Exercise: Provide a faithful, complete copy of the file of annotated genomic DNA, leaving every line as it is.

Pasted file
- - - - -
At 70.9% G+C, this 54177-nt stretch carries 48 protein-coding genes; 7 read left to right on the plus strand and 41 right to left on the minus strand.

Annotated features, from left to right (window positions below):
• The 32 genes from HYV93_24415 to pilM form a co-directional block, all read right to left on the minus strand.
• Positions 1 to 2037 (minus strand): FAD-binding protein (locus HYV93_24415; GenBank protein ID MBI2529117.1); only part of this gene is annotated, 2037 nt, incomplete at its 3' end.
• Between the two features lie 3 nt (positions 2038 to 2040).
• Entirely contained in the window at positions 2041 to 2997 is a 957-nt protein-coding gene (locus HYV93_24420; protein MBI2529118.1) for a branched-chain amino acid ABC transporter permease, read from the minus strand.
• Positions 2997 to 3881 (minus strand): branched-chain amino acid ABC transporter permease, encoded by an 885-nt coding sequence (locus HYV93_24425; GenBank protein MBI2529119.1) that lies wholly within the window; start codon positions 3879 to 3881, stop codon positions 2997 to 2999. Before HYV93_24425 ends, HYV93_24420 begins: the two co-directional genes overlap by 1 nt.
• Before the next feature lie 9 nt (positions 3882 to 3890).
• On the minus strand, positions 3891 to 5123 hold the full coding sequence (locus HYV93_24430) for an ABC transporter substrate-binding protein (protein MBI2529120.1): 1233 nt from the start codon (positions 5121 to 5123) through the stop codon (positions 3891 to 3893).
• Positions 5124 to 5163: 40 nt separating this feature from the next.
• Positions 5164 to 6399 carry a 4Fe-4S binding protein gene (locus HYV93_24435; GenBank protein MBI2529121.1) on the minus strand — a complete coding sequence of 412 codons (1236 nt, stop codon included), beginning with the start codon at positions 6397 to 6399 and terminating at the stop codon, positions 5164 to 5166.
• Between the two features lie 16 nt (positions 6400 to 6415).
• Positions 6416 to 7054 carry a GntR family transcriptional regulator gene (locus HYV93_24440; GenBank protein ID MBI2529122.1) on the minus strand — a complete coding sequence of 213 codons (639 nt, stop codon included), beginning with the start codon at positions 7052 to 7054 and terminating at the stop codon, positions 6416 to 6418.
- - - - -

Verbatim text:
At 70.9% G+C, this 54177-nt stretch carries 48 protein-coding genes; 7 read left to right on the plus strand and 41 right to left on the minus strand.

Annotated features, from left to right (window positions below):
• The 32 genes from HYV93_24415 to pilM form a co-directional block, all read right to left on the minus strand.
• Positions 1 to 2037 (minus strand): FAD-binding protein (locus HYV93_24415; GenBank protein ID MBI2529117.1); only part of this gene is annotated, 2037 nt, incomplete at its 3' end.
• Between the two features lie 3 nt (positions 2038 to 2040).
• Entirely contained in the window at positions 2041 to 2997 is a 957-nt protein-coding gene (locus HYV93_24420; protein MBI2529118.1) for a branched-chain amino acid ABC transporter permease, read from the minus strand.
• Positions 2997 to 3881 (minus strand): branched-chain amino acid ABC transporter permease, encoded by an 885-nt coding sequence (locus HYV93_24425; GenBank protein MBI2529119.1) that lies wholly within the window; start codon positions 3879 to 3881, stop codon positions 2997 to 2999. Before HYV93_24425 ends, HYV93_24420 begins: the two co-directional genes overlap by 1 nt.
• Before the next feature lie 9 nt (positions 3882 to 3890).
• On the minus strand, positions 3891 to 5123 hold the full coding sequence (locus HYV93_24430) for an ABC transporter substrate-binding protein (protein MBI2529120.1): 1233 nt from the start codon (positions 5121 to 5123) through the stop codon (positions 3891 to 3893).
• Positions 5124 to 5163: 40 nt separating this feature from the next.
• Positions 5164 to 6399 carry a 4Fe-4S binding protein gene (locus HYV93_24435; GenBank protein MBI2529121.1) on the minus strand — a complete coding sequence of 412 codons (1236 nt, stop codon included), beginning with the start codon at positions 6397 to 6399 and terminating at the stop codon, positions 5164 to 5166.
• Between the two features lie 16 nt (positions 6400 to 6415).
• Positions 6416 to 7054 carry a GntR family transcriptional regulator gene (locus HYV93_24440; GenBank protein ID MBI2529122.1) on the minus strand — a complete coding sequence of 213 codons (639 nt, stop codon included), beginning with the start codon at positions 7052 to 7054 and terminating at the stop codon, positions 6416 to 6418.